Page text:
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14
Dec

Report Shows Overuse of Disinfectants Is Harmful

(Beyond Pesticides, December 14, 2009) A new report links disinfectant chemicals with chronic illnesses and conditions such as asthma, hormone imbalance, and immune system problems. The report, Disinfectant Overkill: How Too Clean May Be Hazardous to Our Health, was released by the national environmental health group Women’s Voices for the Earth (WVE), and cites more than 40 peer-reviewed reports and scientific studies that document the health impacts of chemicals found in household disinfectants. Chemicals reviewed in the report include chlorine bleach, ammonia, triclosan and triclocarban, ammonium quarternary compounds, and nano-silver. “Companies are working hard to convince consumers, and especially moms, that they need to regularly disinfect every surface in their homes to protect their families from illness. But that’s simply not true and it may not be healthy,” says WVE staff scientist and report author Alexandra Scranton. “We’re encouraging consumers to go back to basics for cleaning, with less of a focus on disinfection and more on non-toxic cleaners and a little elbow grease.” According to the Centers for Disease Control and Prevention (CDC), frequent hand washing with hot water and regular soap is the best way to prevent infection and illness. “Antimicrobial chemicals available in the home today were […]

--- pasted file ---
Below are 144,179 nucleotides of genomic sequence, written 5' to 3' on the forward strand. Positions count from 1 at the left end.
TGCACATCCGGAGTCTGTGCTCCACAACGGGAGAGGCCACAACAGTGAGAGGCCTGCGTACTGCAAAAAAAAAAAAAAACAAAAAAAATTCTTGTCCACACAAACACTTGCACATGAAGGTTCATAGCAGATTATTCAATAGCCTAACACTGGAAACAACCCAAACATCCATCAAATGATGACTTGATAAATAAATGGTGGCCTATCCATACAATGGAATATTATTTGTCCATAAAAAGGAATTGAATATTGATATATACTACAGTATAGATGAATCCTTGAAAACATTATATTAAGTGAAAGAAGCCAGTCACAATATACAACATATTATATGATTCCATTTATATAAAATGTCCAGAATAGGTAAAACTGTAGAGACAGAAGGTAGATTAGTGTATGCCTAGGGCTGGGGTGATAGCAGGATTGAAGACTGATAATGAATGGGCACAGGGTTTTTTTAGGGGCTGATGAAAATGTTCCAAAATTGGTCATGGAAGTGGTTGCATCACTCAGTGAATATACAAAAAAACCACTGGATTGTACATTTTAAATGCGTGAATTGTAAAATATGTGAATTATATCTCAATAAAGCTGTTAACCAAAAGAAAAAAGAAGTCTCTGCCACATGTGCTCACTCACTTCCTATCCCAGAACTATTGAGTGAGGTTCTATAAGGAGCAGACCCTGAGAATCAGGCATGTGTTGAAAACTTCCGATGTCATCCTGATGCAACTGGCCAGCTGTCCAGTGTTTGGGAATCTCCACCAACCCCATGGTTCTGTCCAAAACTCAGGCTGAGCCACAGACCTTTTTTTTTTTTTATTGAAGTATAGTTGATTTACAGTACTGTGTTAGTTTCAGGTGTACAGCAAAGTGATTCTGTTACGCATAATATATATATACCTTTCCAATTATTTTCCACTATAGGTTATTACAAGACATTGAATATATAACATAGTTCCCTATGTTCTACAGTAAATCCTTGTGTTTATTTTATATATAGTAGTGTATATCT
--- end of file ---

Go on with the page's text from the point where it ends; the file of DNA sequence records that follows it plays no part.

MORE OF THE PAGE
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13
Oct

Biomonitoring Study Detects Toxic Chemicals in Health Care Professionals

(Beyond Pesticides, October 13, 2009) In a first ever investigation of toxic chemicals found in the bodies of doctors and nurses, Physicians for Social Responsibility (PSR) in partnership with American Nurses Association (ANA) and Health Care Without Harm (HCWH) released the Hazardous Chemicals In Health Care report on October 8th. The inquiry found that all of the 20 participants had toxic chemicals associated with health care in their bodies. Each participant had at least 24 individual chemicals present, four of which are on the recently released US Environmental Protection Agency (EPA) list of priority chemicals for regulation. These chemicals are all associated with chronic illness and physical disorders. The Hazardous Chemicals in Health Care report offers preliminary indicators of what the broader health care community may be experiencing. The project tested for 62 distinct chemicals in six categories: bisphenol A, mercury, perflourinated compounds, phthalates, polybrominated diphenyl ethers, and triclosan. The chemicals tested in the investigation are used in products common to the health care setting, from baby bottles, hand sanitizer, and medical gauges, to industrial paints, IV bags and tubes and stain-resistant clothing. Twelve doctors and eight nurses, two in each of 10 states were tested for the presence of […]